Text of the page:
The song never ends, and the melody lingers on. David Brooks’s paternalism, racism etc. have an impressive consistency. The phrases that most give away the attitudes are in boldface.
. . .While Fatah and Hamas are rivals, neither has a democratic mentality. Democracy in its everyday manifestation is bourgeois and unheroic. It is about partial victories, partial defeats and issues that are never resolved and never go away.
Yet a democratic tide is sweeping the globe, promoted not only by the U.S. but by the spirit of the times, and an election came to Palestine. Voters had to choose between two revolutionary movements, one corrupt and one attentive to their needs.
Such bad choices are becoming common across the Arab world. Democratic success depends on democratic voters and leaders, but those voters and leaders can’t be created amid tyrants and terrorists. Under these conditions, the transition to democracy is like building a plane during takeoff.
But flight has begun and the democratic transition hurtles on. Palestine is entering the most traumatic phase, when a romantic, revolutionary people is compelled to transform itself into an ordinary, democratic polity. . . .
. . .Europe never held Arafat and his successors accountable for their corruption, lies and killing. But Palestinian voters, beginning their democratic self-education, have.
The first thing we can do now is to in turn hold the Palestinian people accountable for their choice. By clearly and steadfastly isolating Hamas, we can remind Palestinian voters that their choices too have consequences, that in democracy radical options are self-destructive, even if they make you feel good at the time.
. . .Obama told the people of Haiti: “You will not be forsaken; you will not be forgotten.” If he is going to remain faithful to that vow then he is going to have to use this tragedy as an occasion to rethink our approach to global poverty. He’s going to have to acknowledge a few difficult truths.
The first of those truths is that we don’t know how to use aid to reduce poverty. Over the past few decades, the world has spent trillions of dollars to generate growth in the developing world. The countries that have not received much aid, like China, have seen tremendous growth and tremendous poverty reductions. The countries that have received aid, like Haiti, have not. . . .
. . .As Lawrence E. Harrison explained in his book “The Central Liberal Truth,” Haiti, like most of the world’s poorest nations, suffers from a complex web of progress-resistant cultural influences. There is the influence of the voodoo religion, which spreads the message that life is capricious and planning futile. There are high levels of social mistrust. Responsibility is often not internalized. Child-rearing practices often involve neglect in the early years and harsh retribution when kids hit 9 or 10.
We’re all supposed to politely respect each other’s cultures. But some cultures are more progress-resistant than others, and a horrible tragedy was just exacerbated by one of them.
. . .Those who emphasize process have said that the government of President Mohamed Morsi was freely elected and that its democratic support has been confirmed over and over. The most important thing, they say, is to protect the fragile democratic institutions and to oppose those who would destroy them through armed coup.
Democracy, the argument goes, will eventually calm extremism. Members of the Muslim Brotherhood may come into office with radical beliefs, but then they have to fix potholes and worry about credit ratings and popular opinion. Governing will make them more moderate.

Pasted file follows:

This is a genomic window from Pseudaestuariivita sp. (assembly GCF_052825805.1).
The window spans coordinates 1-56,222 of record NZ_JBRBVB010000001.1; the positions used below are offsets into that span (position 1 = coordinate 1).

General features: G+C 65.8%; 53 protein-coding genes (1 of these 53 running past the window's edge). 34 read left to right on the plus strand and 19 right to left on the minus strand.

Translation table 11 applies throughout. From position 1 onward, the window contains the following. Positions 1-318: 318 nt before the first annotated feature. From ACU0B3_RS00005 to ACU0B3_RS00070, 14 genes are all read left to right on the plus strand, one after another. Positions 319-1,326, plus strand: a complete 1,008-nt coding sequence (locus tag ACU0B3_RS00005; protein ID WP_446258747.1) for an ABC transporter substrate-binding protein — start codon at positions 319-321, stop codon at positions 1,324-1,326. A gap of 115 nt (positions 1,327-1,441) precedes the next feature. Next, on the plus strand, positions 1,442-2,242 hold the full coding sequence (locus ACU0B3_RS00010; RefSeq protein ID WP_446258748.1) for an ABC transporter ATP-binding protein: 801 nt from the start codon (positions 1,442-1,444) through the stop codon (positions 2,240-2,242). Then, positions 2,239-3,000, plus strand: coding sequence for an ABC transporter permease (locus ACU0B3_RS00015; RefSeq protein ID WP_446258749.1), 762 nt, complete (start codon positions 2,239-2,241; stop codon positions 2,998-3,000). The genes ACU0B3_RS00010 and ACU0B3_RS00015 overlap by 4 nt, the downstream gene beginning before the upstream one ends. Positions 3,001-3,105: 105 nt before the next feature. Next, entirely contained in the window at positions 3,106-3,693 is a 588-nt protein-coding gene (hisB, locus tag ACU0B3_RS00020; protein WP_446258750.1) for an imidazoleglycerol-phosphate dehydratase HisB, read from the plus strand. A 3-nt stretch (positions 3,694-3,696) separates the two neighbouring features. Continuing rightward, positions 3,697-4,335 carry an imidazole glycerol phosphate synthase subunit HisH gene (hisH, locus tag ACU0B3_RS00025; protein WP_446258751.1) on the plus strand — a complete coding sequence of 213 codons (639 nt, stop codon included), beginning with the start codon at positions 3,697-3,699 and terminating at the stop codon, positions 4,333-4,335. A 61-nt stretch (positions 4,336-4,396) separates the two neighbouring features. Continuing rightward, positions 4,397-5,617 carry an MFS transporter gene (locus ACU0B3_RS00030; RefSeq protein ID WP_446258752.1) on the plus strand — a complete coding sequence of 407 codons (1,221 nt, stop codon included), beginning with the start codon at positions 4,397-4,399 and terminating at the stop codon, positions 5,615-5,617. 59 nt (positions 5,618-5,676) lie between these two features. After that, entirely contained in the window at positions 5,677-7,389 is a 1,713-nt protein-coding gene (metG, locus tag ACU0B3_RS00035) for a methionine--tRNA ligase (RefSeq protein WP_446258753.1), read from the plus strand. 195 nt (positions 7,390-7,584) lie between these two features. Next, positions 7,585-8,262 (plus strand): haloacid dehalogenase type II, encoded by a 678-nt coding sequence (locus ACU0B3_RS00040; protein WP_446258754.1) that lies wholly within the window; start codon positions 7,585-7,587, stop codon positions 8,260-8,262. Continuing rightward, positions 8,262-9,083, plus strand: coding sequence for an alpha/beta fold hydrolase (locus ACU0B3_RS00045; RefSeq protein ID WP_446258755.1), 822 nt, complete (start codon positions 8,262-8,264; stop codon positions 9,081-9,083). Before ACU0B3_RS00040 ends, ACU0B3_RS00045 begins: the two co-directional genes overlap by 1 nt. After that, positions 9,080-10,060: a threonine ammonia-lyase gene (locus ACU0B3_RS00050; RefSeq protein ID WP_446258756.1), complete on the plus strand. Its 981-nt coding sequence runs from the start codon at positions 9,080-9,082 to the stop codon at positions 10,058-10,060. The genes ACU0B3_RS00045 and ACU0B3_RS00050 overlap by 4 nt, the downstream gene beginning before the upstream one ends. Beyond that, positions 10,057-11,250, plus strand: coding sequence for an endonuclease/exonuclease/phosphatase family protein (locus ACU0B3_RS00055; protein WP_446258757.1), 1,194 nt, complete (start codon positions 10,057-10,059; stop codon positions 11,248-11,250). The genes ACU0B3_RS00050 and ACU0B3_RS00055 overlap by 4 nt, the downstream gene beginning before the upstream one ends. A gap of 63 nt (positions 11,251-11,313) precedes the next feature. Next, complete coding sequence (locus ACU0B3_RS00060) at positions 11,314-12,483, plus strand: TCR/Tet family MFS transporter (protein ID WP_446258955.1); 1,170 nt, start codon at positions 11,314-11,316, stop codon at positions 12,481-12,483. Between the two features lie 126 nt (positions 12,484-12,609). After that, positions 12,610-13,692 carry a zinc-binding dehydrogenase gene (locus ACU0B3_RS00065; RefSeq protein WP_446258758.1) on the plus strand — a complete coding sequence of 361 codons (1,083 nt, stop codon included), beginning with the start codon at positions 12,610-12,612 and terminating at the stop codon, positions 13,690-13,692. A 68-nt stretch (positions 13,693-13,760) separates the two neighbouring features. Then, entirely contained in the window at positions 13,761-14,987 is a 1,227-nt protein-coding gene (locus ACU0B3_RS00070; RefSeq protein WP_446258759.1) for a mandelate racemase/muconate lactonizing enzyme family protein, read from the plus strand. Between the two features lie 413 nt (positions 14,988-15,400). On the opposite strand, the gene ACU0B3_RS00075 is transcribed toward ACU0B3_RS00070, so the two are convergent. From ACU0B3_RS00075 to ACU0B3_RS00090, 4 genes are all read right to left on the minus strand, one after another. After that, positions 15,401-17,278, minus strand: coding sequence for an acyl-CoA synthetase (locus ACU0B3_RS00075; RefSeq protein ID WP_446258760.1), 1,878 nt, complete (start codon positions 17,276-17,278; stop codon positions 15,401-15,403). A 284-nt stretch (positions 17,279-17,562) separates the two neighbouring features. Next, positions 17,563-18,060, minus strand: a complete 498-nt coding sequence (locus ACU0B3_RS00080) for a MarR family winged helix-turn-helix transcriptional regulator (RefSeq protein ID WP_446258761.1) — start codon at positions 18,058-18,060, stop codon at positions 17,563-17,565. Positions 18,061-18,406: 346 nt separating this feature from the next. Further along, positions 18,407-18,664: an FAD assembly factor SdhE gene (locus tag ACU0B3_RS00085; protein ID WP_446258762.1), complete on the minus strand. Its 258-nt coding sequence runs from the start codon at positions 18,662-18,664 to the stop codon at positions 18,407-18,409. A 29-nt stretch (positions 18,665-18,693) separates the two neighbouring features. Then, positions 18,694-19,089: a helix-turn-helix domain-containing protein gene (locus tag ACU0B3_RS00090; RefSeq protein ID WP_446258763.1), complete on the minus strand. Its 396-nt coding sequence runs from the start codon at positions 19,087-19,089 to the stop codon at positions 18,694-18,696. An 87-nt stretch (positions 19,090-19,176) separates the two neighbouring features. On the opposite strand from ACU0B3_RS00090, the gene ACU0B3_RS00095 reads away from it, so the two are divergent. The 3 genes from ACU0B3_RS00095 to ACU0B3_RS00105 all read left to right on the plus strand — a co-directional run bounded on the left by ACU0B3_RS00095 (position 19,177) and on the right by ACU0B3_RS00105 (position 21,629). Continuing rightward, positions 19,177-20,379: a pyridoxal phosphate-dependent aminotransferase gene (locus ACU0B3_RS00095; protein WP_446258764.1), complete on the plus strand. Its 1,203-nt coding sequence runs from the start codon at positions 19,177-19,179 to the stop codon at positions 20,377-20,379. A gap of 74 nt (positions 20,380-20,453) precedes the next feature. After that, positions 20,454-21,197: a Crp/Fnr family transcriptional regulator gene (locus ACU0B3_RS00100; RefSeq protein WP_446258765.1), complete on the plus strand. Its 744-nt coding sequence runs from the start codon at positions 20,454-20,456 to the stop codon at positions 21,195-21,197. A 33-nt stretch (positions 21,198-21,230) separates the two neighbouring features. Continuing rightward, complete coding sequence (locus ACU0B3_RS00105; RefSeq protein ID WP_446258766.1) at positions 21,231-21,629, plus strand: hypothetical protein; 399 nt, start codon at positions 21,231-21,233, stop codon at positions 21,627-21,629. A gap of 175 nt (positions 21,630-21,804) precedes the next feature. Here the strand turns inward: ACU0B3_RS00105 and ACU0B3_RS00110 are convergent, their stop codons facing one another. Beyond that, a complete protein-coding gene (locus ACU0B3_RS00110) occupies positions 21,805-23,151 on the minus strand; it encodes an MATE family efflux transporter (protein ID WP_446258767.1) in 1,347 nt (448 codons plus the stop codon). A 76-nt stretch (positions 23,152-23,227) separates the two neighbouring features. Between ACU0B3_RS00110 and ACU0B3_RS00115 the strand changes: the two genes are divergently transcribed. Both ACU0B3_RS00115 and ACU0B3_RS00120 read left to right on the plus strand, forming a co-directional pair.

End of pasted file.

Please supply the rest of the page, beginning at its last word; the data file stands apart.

Those who emphasize substance, on the other hand, argue that members of the Muslim Brotherhood are defined by certain beliefs. They reject pluralism, secular democracy and, to some degree, modernity. When you elect fanatics, they continue, you have not advanced democracy. You have empowered people who are going to wind up subverting democracy. The important thing is to get people like that out of power, even if it takes a coup. The goal is to weaken political Islam, by nearly any means.
World events of the past few months have vindicated those who take the substance side of the argument. It has become clear — in Egypt, Turkey, Iran, Gaza and elsewhere — that radical Islamists are incapable of running a modern government. Many have absolutist, apocalyptic mind-sets. They have a strange fascination with a culture of death. . . .
. . .Islamists might be determined enough to run effective opposition movements and committed enough to provide street-level social services. But they lack the mental equipment to govern. Once in office, they are always going to centralize power and undermine the democracy that elevated them. . . .
. . .It’s no use lamenting Morsi’s bungling because incompetence is built into the intellectual DNA of radical Islam. We’ve seen that in Algeria, Iran, Palestine and Egypt: real-world, practical ineptitude that leads to the implosion of the governing apparatus. . . .
. . .This week’s military coup may merely bring Egypt back to where it was: a bloated and dysfunctional superstate controlled by a self-serving military elite. But at least radical Islam, the main threat to global peace, has been partially discredited and removed from office. . . .
. . .There are large populations across the Middle East who feel intense rage and comprehensive dissatisfaction with the status quo but who have no practical ideahow to make things better. The modern thinkers who might be able to tell them have been put in jail or forced into exile. The most important thing outsiders can do is promote those people and defend those people, decade after decade.
It’s not that Egypt doesn’t have a recipe for a democratic transition. It seemsto lack even the basic mental ingredients.